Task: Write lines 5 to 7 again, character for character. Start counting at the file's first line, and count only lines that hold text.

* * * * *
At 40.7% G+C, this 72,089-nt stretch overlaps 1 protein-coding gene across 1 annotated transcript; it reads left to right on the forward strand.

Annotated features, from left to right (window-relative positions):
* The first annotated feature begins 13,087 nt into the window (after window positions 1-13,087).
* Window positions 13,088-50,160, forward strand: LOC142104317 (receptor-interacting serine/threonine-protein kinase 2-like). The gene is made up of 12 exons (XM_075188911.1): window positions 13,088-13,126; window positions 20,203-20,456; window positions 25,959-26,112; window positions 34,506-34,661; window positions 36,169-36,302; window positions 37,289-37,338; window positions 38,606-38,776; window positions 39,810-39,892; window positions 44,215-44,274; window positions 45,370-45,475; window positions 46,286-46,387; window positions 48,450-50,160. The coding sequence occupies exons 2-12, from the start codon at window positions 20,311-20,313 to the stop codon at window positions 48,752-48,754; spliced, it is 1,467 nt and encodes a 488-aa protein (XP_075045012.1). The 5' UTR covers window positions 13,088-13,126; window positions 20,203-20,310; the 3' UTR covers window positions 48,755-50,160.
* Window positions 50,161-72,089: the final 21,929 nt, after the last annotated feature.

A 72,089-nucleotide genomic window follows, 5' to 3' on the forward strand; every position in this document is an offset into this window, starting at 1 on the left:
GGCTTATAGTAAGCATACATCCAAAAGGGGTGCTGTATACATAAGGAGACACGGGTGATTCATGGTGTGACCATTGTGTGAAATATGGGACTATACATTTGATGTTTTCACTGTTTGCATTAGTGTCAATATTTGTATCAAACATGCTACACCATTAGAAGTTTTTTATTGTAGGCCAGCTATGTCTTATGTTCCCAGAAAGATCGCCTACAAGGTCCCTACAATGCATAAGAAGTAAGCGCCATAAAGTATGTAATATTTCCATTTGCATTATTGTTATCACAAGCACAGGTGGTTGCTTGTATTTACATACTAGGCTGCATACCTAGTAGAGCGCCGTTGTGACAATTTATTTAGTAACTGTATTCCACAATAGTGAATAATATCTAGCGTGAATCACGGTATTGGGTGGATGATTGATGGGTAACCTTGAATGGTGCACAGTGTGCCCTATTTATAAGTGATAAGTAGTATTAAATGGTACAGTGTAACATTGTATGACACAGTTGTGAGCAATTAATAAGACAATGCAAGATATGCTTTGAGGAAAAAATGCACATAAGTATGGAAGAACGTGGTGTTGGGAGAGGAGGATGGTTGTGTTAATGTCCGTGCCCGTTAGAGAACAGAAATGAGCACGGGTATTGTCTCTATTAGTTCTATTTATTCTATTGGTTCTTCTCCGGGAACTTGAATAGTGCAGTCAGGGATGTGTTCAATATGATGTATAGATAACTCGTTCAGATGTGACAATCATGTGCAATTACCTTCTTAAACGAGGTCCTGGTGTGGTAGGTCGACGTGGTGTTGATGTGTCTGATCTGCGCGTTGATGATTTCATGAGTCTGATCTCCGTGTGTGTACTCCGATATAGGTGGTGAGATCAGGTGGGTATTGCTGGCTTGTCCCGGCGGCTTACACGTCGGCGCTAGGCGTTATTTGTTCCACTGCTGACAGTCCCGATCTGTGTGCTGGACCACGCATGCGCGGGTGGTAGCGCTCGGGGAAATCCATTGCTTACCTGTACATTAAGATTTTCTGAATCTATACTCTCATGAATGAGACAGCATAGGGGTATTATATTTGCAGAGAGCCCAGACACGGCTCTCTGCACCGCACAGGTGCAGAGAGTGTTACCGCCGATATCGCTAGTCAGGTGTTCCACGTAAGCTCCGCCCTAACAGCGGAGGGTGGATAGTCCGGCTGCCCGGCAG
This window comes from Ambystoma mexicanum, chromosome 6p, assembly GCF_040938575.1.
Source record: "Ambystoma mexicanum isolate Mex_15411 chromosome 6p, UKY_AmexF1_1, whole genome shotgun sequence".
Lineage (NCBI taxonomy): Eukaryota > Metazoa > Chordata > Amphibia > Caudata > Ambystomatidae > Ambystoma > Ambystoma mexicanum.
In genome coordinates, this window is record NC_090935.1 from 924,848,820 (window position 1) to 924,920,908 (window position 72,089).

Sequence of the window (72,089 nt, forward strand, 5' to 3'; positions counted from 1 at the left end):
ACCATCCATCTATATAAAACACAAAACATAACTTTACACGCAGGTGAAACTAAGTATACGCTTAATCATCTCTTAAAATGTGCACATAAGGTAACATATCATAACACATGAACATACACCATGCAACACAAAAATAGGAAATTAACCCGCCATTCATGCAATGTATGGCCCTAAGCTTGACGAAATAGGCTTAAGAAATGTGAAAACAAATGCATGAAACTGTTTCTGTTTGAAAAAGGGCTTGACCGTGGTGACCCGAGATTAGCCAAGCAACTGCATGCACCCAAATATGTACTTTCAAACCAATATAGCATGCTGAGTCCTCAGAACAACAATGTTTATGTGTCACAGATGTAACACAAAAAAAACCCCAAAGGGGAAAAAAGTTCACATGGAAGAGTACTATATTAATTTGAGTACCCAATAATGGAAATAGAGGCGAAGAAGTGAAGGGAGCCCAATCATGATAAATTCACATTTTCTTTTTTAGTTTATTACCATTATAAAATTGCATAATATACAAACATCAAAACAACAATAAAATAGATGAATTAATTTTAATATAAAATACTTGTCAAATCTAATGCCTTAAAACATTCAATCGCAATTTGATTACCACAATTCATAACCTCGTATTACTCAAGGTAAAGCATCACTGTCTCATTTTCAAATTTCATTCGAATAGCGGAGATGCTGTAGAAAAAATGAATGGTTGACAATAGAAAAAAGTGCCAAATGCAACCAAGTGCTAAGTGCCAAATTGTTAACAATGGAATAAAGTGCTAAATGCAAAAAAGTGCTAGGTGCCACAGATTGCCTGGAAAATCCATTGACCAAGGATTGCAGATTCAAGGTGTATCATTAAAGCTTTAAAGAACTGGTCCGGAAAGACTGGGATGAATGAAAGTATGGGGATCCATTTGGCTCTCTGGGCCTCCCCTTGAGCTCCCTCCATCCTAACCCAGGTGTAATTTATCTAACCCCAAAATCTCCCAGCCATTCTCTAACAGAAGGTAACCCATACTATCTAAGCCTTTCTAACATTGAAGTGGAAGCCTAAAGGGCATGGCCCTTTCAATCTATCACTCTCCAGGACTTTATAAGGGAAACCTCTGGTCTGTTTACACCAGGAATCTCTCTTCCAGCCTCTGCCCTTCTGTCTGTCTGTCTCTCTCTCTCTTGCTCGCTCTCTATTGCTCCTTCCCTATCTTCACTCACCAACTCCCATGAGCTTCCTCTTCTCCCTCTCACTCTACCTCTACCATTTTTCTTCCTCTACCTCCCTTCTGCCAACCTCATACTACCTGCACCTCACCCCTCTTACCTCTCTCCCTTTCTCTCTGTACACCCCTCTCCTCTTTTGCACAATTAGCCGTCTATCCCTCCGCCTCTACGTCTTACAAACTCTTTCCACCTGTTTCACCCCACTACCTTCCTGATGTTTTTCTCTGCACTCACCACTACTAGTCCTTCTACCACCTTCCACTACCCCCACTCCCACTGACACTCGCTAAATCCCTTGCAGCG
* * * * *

* Window positions 50,161-72,089: the final 21,929 nt, after the last annotated feature.

A 72,089-nucleotide genomic window follows, 5' to 3' on the forward strand; every position in this document is an offset into this window, starting at 1 on the left:
GGCTTATAGTAAGCATACATCCAAAAGGGGTGCTGTATACATAAGGAGACACGGGTGATTCATGGTGTGACCATTGTGTGAAATATGGGACTATACATTTGATGTTTTCACTGTTTGCATTAGTGTCAATATTTGTATCAAACATGCTACACCATTAGAAGTTTTTTATTGTAGGCCAGCTATGTCTTATGTTCCCAGAAAGATCGCCTACAAGGTCCCTACAATGCATAAGAAGTAAGCGCCATAAAGTATGTAATATTTCCATTTGCATTATTGTTATCACAAGCACAGGTGGTTGCTTGTATTTACATACTAGGCTGCATACCTAGTAGAGCGCCGTTGTGACAATTTATTTAGTAACTGTATTCCACAATAGTGAATAATATCTAGCGTGAATCACGGTATTGGGTGGATGATTGATGGGTAACCTTGAATGGTGCACAGTGTGCCCTATTTATAAGTGATAAGTAGTATTAAATGGTACAGTGTAACATTGTATGACACAGTTGTGAGCAATTAATAAGACAATGCAAGATATGCTTTGAGGAAAAAATGCACATAAGTATGGAAGAACGTGGTGTTGGGAGAGGAGGATGGTTGTGTTAATGTCCGTGCCCGTTAGAGAACAGAAATGAGCACGGGTATTGTCTCTATTAGTTCTATTTATTCTATTGGTTCTTCTCCGGGAACTTGAATAGTGCAGTCAGGGATGTGTTCAATATGATGTATAGATAACTCGTTCAGATGTGACAATCATGTGCAATTACCTTCTTAAACGAGGTCCTGGTGTGGTAGGTCGACGTGGTGTTGATGTGTCTGATCTGCGCGTTGATGATTTCATGAGTCTGATCTCCGTGTGTGTACTCCGATATAGGTGGTGAGATCAGGTGGGTATTGCTGGCTTGTCCCGGCGGCTTACACGTCGGCGCTAGGCGTTATTTGTTCCACTGCTGACAGTCCCGATCTGTGTGCTGGACCACGCATGCGCGGGTGGTAGCGCTCGGGGAAATCCATTGCTTACCTGTACATTAAGATTTTCTGAATCTATACTCTCATGAATGAGACAGCATAGGGGTATTATATTTGCAGAGAGCCCAGACACGGCTCTCTGCACCGCACAGGTGCAGAGAGTGTTACCGCCGATATCGCTAGTCAGGTGTTCCACGTAAGCTCCGCCCTAACAGCGGAGGGTGGATAGTCCGGCTGCCCGGCAG